After finishing the software and the hardware and had glued the remaining panels I was finally able to enjoy the fruit of my hard labour, after adjusting a couple of things… For the power I used two thin and long white cables, matching the color of the door and making sure they wouldn't show too much. Turns out when my phone's screen is turned off it takes a long time to respond to pings, sometimes too long, and it would lead to the system thinking I left and locking the door. It was extremely creepy and startled me each time. I already had added an on/off switch which only toggled the pinging and didn't disable the web server. I simply made it so that when I turn it off it would lock the door, since it would mean that I arrive home and when I turn it on it would unlock as I am probably leaving. This way it would be off most of the time I am home and it wouldn't randomly decide to trigger the mechanism.
Here's a picture of the final product, a bit clunky but I love it. I'm very happy I thought of leaving a little hole so I could upload a new program to the Arduino as it would have been much more painful to do this upgrade without it. Also note that I later added some black electrical tape on the edges which gave it a much better appearance.
It might seem like adding a clumsy, self-made lock system connected to the internet could be a huge security issues but I don't believe this has significantly increased the chance of someone gaining unauthorized access to my apartment. First of all this is a unique device, no one has access to its program which already makes it harder to create an exploit for it. I'm pretty confident that I sanitized all the inputs and all the buffers in the code are static. Brute forcing it would be difficult because it's quite slow, it can take a couple of seconds to try even a single combination. The password could be anything, since there's about 95 printable ASCII character and an URL can be about 2000 characters, let's say minus 100 for the address of and the path, that leaves 95^1900 combination. But my main point is that my door isn't very secure to start with, the truth is that most residential door lock aren't any good and I can lockpick it open without too much trouble even though I barely have any experience. So if someone wanted to gain access to my apartment it would be easier to just lockpick the door (or straight away break it down or break a window) than to hack into my system.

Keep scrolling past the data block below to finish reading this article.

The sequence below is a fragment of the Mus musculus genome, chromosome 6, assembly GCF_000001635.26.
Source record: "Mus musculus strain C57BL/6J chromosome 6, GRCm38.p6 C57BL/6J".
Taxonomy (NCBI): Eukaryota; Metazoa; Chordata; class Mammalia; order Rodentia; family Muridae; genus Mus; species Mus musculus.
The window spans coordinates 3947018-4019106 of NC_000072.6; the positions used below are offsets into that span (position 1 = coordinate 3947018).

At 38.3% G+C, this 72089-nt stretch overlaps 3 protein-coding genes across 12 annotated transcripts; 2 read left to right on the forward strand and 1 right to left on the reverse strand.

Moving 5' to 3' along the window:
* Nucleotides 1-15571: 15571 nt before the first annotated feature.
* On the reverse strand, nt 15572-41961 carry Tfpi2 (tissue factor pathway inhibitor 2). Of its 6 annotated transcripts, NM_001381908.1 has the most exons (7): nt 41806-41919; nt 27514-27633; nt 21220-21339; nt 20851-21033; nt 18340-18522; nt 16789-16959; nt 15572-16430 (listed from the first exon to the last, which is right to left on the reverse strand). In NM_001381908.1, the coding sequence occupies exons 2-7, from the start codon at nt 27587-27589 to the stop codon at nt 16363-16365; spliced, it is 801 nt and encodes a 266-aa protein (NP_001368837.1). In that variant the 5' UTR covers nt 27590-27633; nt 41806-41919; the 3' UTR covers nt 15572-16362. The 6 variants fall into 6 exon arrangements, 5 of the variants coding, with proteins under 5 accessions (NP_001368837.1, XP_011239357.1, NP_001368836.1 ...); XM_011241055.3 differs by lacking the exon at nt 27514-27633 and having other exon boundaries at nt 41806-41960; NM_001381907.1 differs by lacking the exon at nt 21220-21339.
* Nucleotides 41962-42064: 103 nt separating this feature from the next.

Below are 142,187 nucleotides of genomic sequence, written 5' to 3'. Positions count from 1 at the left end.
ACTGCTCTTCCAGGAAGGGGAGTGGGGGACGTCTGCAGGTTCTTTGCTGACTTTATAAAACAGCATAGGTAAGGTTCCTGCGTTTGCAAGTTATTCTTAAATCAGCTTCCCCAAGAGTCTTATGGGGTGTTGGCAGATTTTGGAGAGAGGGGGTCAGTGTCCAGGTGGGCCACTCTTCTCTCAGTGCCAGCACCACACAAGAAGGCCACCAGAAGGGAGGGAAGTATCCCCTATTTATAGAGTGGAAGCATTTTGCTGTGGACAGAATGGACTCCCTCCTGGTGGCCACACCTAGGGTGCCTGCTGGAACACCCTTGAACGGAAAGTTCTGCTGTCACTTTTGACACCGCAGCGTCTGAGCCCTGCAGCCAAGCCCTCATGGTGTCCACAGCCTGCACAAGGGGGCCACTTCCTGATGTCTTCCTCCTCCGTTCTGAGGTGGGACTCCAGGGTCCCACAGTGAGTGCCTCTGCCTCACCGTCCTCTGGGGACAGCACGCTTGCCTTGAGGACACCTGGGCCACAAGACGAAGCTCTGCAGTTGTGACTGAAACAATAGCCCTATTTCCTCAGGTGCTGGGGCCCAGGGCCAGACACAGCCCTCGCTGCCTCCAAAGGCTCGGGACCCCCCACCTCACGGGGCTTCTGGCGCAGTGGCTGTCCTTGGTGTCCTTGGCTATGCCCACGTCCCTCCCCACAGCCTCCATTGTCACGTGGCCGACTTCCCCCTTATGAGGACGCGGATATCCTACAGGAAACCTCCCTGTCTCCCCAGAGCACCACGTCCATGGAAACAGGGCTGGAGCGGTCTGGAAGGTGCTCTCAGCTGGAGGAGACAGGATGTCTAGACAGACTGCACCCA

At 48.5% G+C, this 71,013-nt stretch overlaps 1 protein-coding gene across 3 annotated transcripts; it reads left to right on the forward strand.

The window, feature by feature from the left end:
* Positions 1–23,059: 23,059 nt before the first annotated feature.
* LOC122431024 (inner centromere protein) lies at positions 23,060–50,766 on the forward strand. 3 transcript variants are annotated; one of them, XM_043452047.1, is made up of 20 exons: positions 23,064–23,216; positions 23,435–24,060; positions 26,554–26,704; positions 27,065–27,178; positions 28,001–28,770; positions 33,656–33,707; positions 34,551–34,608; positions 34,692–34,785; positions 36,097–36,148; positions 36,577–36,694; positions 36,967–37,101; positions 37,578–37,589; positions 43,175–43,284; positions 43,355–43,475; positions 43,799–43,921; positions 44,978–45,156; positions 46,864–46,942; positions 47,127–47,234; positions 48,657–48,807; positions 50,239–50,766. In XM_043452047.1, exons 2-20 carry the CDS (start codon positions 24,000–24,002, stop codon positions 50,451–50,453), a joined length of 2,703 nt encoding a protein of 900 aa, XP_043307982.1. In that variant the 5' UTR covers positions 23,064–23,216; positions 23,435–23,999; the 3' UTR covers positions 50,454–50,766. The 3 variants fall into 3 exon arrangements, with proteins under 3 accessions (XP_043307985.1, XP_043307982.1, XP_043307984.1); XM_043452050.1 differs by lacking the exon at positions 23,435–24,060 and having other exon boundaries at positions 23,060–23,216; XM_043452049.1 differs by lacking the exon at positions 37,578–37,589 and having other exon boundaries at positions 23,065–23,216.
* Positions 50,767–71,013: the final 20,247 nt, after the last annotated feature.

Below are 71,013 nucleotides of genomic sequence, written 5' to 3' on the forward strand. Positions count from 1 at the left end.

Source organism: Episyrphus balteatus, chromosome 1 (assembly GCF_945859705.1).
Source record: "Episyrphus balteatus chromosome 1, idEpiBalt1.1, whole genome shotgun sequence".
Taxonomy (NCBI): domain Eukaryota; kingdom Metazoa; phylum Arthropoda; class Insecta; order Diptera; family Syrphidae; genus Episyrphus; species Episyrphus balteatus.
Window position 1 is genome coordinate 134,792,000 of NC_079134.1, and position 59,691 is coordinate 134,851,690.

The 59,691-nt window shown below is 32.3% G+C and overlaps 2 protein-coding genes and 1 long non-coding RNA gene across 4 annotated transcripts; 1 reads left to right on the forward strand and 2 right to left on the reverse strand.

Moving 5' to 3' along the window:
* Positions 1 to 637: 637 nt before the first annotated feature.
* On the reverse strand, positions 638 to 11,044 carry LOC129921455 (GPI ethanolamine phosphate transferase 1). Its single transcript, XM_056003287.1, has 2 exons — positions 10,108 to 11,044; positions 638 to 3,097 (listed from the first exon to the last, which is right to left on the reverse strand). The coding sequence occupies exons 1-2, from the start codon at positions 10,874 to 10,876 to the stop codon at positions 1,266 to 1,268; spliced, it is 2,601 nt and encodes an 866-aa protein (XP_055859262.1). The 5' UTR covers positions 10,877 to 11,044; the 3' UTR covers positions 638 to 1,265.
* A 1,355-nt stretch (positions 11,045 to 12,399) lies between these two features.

PS: Now that I think about all the connections are over HTTP so assuming that someone is able to sniff those packets, they could probably retrieve the password, oh well.